Astoria Police Sgt. Brian Aydt turned on the sirens in his police car Saturday night and raced from Tongue Point to the Astoria Bridge to respond to a reported accident.
He arrived minutes later to find no accident had occurred, but a recreational vehicle was unable to reach the top of the slope on the bridge and rolled back into the guardrail. The RV was blocking the southbound lane, so Officer Jair Macareno helped direct traffic as Aydt advised the driver on how to make it to the top.
With people swarming the city for Astoria Pride and the Second Saturday Art Walk, these two officers on the bridge represented the department’s entire patrol force on duty at the time.
The Astoria Police Department, accustomed to operating with a small staff, is handcuffed a bit tighter this year after recently losing a quarter of its patrol force. As a result, the department has taken steps to maintain consistency in how it patrols the city as tourists flock to the region this summer.
700 to 1
The department at full staff has 12 officers on patrol in addition to a chief, deputy chief and two detectives. But three patrol officers left the agency earlier this year.
Now the ratio of Astoria residents to police officers — including chiefs and deputies — is more the 700 to 1. That is a little less than double the national average, according to the department’s statistics.
Officers in recent weeks have had to work mandatory overtime, and one detective has switched to full-time patrol duties until replacements are hired. Deputy Police Chief Eric Halverson will take on some detective and occasional patrol duties.
Police Chief Brad Johnston acknowledged in April that the department would have a difficult time until replacements are hired, which will most certainly not happen until next year.
In the meantime, patrol officers will not reduce the number of calls to which they respond. In some situations, they alter how they respond.
“If you want us to come out, we’ll come out,” Aydt said. “It’s just a matter of prioritizing.”
Witness-interviewing techniques may be the most visible challenge for officers, Aydt said. Witnesses often express their emotions and opinions about certain cases to an officer. But since they will be short on time, Astoria Police may need to focus such conversations solely on facts.
The practice, while temporarily necessary, is not ideal. In a small town where officers may rely on witnesses for multiple cases, developing relationships through in-depth conversation is valuable, Aydt said.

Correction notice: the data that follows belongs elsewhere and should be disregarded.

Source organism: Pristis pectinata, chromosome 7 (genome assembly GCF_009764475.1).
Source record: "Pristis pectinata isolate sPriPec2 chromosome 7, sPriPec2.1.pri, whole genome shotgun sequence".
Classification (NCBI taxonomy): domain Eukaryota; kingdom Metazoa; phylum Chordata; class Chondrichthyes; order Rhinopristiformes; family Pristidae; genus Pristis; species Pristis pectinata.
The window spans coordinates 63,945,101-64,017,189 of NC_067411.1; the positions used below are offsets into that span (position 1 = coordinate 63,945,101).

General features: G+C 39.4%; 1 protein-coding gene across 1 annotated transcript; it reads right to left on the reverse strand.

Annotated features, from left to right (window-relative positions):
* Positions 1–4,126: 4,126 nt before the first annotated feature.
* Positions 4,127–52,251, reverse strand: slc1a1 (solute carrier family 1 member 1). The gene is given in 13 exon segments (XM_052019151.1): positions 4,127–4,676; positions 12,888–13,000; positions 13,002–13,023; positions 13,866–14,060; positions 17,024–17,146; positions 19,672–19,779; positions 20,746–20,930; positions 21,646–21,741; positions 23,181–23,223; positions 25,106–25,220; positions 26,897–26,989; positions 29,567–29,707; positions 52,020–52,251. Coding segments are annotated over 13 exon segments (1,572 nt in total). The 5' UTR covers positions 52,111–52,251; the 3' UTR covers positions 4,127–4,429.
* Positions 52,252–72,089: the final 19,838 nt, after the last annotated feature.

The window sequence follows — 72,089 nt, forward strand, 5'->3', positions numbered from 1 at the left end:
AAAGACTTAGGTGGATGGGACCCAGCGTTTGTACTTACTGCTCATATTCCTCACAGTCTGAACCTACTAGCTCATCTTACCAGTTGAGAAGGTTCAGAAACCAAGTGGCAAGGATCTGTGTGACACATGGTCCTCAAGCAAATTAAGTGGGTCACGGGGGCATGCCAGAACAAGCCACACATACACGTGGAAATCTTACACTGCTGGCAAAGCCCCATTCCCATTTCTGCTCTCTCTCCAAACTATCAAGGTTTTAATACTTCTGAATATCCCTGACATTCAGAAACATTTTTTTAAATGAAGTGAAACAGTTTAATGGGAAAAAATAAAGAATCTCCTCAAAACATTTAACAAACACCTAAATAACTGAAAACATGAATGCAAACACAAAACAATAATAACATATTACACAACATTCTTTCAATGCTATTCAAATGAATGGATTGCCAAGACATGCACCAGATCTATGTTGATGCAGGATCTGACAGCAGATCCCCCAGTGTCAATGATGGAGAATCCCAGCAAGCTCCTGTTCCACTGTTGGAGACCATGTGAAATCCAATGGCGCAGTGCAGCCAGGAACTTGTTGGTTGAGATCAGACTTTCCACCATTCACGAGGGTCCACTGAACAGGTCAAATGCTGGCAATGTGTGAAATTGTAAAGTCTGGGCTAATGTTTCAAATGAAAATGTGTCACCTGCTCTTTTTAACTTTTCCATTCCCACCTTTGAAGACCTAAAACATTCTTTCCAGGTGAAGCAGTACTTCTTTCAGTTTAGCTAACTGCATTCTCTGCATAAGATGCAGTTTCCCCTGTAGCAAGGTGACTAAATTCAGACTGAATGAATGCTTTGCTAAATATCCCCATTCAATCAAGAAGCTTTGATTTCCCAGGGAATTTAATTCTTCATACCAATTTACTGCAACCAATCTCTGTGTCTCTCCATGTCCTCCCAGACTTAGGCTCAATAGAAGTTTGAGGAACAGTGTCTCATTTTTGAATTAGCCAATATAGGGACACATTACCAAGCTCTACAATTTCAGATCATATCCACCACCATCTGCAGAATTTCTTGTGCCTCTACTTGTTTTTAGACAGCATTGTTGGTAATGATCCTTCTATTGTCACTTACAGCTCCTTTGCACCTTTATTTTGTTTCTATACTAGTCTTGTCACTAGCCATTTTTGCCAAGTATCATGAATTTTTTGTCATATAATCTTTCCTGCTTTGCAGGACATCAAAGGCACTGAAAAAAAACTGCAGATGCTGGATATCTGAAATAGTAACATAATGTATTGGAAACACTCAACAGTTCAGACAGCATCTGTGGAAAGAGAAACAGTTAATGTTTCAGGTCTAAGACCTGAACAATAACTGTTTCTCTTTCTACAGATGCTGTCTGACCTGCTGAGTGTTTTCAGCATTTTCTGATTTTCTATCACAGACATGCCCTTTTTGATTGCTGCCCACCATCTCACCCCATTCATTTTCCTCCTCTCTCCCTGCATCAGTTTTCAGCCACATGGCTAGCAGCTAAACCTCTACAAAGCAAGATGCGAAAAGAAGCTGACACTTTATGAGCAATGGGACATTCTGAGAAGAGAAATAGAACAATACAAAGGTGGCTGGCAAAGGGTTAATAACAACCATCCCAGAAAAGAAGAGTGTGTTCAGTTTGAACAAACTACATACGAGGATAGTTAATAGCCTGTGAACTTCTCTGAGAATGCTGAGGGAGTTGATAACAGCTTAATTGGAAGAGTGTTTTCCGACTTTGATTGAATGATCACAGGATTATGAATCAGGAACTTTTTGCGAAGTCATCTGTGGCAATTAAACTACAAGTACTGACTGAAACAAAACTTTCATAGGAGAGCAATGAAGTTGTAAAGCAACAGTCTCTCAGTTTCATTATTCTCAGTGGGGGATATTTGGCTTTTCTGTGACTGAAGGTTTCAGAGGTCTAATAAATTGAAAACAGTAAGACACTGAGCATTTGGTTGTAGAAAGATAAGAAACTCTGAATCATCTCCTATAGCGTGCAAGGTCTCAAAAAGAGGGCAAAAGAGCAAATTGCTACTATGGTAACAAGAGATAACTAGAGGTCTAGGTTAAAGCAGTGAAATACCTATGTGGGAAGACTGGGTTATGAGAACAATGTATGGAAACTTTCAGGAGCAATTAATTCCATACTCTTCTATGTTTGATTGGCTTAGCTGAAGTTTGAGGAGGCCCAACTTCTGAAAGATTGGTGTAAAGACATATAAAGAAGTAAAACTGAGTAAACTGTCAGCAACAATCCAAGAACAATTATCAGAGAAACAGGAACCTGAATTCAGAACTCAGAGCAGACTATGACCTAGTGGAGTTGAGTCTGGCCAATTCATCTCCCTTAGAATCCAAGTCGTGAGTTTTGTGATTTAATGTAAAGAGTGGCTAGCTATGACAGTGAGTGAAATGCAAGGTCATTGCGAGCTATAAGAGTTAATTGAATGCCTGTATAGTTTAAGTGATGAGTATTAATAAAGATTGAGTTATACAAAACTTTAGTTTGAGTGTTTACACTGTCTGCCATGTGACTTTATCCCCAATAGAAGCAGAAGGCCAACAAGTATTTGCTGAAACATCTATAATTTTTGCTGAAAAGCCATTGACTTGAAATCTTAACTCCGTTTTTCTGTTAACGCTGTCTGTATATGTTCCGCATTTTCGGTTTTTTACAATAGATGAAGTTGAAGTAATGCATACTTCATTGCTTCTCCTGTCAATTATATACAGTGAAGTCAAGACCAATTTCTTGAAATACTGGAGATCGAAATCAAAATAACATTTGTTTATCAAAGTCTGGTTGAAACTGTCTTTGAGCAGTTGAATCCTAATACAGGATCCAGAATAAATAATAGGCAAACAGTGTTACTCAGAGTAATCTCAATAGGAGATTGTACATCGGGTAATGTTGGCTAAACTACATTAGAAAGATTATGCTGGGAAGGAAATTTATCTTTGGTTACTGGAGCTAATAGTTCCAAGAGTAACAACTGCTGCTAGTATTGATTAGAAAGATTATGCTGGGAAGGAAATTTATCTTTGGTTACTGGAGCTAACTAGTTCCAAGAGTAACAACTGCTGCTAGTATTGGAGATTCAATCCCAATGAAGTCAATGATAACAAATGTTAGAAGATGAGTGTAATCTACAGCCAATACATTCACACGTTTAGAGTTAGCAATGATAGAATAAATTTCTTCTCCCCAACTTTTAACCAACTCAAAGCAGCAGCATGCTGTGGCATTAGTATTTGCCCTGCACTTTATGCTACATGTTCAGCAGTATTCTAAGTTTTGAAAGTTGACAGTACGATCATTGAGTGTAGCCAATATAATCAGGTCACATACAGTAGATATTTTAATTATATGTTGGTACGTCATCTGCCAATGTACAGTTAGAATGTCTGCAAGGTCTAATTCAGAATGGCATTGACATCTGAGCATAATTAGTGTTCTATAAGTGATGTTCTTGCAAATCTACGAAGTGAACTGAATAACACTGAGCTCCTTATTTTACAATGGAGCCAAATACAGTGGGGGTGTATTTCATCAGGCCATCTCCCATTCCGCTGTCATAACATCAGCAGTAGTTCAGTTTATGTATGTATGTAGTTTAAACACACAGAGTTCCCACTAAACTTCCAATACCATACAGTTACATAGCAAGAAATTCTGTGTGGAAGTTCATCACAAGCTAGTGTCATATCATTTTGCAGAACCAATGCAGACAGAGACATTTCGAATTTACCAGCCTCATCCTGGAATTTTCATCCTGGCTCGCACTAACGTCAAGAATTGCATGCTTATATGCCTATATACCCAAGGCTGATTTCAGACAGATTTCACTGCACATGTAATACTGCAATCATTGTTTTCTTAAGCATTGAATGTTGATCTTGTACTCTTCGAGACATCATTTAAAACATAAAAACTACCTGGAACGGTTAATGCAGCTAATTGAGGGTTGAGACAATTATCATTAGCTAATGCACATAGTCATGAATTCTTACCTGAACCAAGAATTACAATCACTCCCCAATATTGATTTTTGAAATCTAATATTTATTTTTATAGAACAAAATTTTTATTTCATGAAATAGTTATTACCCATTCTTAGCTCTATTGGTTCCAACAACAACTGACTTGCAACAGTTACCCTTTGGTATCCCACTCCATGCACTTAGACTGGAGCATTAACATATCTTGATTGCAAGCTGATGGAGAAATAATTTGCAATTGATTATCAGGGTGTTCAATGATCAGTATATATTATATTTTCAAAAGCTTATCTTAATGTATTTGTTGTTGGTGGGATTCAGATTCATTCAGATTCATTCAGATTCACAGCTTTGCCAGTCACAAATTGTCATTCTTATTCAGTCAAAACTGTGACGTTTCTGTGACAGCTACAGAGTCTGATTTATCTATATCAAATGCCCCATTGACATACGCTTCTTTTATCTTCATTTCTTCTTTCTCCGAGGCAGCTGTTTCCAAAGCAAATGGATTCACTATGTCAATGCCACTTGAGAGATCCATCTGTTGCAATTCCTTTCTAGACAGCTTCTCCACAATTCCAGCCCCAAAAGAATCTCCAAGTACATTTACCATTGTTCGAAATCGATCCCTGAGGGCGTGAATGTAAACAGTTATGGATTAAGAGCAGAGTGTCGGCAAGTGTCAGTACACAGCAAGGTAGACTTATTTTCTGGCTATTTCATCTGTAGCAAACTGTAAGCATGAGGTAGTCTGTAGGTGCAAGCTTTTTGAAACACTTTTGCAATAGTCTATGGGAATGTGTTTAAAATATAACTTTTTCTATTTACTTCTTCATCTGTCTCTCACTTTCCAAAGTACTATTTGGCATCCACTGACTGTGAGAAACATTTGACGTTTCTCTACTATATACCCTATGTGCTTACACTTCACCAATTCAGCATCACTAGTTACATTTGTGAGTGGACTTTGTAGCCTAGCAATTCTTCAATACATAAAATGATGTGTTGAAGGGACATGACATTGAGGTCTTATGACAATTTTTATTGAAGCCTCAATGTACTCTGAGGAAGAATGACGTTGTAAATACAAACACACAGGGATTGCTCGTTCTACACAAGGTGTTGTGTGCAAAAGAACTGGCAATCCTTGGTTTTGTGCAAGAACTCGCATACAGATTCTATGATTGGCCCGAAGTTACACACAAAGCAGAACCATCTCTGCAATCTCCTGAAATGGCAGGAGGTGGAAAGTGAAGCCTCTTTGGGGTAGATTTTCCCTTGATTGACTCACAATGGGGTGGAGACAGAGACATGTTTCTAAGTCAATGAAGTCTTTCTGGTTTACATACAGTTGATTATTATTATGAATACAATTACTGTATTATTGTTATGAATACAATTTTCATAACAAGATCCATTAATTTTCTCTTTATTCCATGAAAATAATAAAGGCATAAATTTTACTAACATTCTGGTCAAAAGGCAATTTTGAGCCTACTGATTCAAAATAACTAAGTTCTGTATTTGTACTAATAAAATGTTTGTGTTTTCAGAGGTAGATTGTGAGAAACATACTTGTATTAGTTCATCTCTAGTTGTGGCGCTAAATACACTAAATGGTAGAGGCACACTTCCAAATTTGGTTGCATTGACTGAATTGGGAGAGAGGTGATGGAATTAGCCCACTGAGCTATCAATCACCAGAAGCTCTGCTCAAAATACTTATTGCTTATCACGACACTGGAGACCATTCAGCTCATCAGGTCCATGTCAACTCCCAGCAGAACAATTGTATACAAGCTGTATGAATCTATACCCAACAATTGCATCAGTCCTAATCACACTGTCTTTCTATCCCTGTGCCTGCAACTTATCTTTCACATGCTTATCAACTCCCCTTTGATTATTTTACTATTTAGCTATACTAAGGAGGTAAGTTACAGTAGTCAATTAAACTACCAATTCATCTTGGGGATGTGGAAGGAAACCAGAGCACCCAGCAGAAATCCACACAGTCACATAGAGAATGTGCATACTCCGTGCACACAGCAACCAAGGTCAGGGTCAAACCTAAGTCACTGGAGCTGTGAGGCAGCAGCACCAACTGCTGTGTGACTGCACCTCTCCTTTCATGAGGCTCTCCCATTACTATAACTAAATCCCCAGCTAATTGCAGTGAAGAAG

“It takes a lot of people skills,” he said.
When officers receive calls about minor issues, they may try to cut commute time by calling the reporting party instead of driving to their location. If the matter still can’t be resolved or the caller still would like to have the officer present, he or she will still show up, Aydt said.
Candidates for the three vacancies have undergone testing and interviews since the Police Department began accepting applications in April. The department is conducting background checks on seven finalists.
About 50 percent of candidates typically fail background checks, while others may turn down a potential job offer, Halverson said. He is, however, fairly confident that one or two candidates will emerge.
When the checks conclude, the new hires will get one year of instruction at the state Department of Public Safety Standards and Training before being slowly worked into the patrol rotation.
Meanwhile, other agencies — usually the Clatsop County Sheriff’s Office — can respond to a call within city limits if a situation is ongoing and Astoria officers are occupied elsewhere. Other than in these situations, though, it would be difficult for other agencies to assist. Officers from outside Astoria may not have a full grasp of city laws and regulations.
“There’s not really a magic way to bring those people from outside to fill the void,” Halverson said.